I agree with Lisa that it seems nice that Cooper has given up on the loogy and platooning crap. And his decisions with pitching were a lot better than Garner. AND, we should score more runs next year without Mansolino screwing everything up at third base. However, I still see some of Garner’s bad judgment in him, as with the Steve Randolph example.
    My complaint isn’t so much that they hired him, as that it seems they didn’t even seem to really consider other options. I’m withholding judgment on him, because I still haven’t seen much. I’m just saying that I view their hiring of Cooper as lazy, because they never even seemed to seriously consider anyone else. It seemed lazy to me.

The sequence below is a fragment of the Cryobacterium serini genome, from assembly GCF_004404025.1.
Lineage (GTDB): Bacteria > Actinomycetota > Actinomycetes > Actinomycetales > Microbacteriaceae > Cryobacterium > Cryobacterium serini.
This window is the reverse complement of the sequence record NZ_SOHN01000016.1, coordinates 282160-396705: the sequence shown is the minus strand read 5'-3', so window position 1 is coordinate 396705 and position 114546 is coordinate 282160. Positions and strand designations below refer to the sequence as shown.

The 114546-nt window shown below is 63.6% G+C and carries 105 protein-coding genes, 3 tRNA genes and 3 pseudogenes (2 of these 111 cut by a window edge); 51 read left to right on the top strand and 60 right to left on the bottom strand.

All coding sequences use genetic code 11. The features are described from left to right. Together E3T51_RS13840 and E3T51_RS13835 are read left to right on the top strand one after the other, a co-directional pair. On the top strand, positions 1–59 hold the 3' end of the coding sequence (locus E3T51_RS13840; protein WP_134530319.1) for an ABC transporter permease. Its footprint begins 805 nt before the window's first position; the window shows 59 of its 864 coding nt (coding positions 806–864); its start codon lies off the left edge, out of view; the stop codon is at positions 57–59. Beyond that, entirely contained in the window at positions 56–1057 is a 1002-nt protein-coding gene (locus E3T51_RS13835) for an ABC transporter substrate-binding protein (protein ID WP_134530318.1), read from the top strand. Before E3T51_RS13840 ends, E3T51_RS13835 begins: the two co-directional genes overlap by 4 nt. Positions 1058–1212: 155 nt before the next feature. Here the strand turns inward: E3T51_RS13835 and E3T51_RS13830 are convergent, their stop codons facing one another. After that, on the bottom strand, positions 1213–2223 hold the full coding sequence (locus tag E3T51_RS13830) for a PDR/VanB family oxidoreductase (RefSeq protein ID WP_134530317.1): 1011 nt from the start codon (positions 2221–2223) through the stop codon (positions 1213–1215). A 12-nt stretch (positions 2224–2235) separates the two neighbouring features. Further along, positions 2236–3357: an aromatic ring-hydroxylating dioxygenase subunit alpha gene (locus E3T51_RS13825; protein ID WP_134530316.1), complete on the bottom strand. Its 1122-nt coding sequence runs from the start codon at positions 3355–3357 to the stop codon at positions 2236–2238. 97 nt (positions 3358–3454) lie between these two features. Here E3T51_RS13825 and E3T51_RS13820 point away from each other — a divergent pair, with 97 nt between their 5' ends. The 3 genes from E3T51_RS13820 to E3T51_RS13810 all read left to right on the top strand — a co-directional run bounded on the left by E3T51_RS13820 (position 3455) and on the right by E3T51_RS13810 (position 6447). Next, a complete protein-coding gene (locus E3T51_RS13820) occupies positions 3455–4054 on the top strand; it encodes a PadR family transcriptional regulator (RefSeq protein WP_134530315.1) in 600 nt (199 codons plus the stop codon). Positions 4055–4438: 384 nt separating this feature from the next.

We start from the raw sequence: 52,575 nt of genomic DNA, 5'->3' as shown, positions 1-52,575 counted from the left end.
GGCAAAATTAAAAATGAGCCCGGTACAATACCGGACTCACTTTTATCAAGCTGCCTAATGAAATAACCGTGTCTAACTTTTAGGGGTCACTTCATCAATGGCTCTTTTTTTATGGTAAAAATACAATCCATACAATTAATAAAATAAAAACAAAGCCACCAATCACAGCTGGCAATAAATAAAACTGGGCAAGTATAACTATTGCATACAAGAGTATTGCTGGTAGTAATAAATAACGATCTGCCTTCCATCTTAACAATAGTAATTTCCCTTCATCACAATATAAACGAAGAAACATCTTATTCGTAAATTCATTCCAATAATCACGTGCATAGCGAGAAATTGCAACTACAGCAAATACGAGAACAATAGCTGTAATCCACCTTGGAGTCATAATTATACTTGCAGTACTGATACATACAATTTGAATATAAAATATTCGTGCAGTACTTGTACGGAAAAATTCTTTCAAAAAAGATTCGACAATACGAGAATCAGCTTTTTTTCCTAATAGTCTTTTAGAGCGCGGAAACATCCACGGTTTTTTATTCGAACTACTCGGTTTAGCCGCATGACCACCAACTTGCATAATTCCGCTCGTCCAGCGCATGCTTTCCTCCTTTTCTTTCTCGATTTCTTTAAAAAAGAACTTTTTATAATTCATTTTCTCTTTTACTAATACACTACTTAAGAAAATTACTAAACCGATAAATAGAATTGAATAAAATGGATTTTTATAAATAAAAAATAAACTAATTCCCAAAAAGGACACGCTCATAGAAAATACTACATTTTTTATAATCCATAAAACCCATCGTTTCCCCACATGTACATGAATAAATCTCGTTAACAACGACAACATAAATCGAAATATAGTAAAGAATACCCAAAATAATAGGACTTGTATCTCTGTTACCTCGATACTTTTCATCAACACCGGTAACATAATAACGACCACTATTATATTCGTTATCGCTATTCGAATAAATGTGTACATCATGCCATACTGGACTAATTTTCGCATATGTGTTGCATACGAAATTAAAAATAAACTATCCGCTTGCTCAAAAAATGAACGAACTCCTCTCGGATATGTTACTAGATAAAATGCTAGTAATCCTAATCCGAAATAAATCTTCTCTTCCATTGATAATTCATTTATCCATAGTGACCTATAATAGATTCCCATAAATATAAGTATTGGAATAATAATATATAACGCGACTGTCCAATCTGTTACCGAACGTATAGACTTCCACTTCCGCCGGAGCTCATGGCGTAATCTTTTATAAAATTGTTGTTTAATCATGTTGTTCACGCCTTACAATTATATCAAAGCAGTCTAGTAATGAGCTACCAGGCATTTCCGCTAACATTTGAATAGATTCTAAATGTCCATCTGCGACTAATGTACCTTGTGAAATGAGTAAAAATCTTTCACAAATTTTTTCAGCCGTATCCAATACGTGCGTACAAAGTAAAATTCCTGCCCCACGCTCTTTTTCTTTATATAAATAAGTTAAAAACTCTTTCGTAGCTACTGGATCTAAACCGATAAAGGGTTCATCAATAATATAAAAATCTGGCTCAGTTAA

17. Lisa Gray says:

    agree that IF the astros were going to insist on a certain number they shouldn’t have wasted a pick on someone who wouldn’t sign for THAT number. but on the other hand, to insist on getting no one instead of paying a few dollars, and it WAS only a few dollars more, is shooting your own self in the foot
    i haven’t made any real judgements for/against cooper at this point because i have absolutely NO idea whether or not he really had any input on WHO to play, even if he DID have any input on WHEN to play them. therefore, i haven’t really commented on who he did or didn’t play, only on his not doing the platoon/loogy crap any more. for all i know he may be stating the company line on randolph, he may have been ordered to play him so many times/innings…
    i don’t know what quality manager cooper will be
    i will see what he does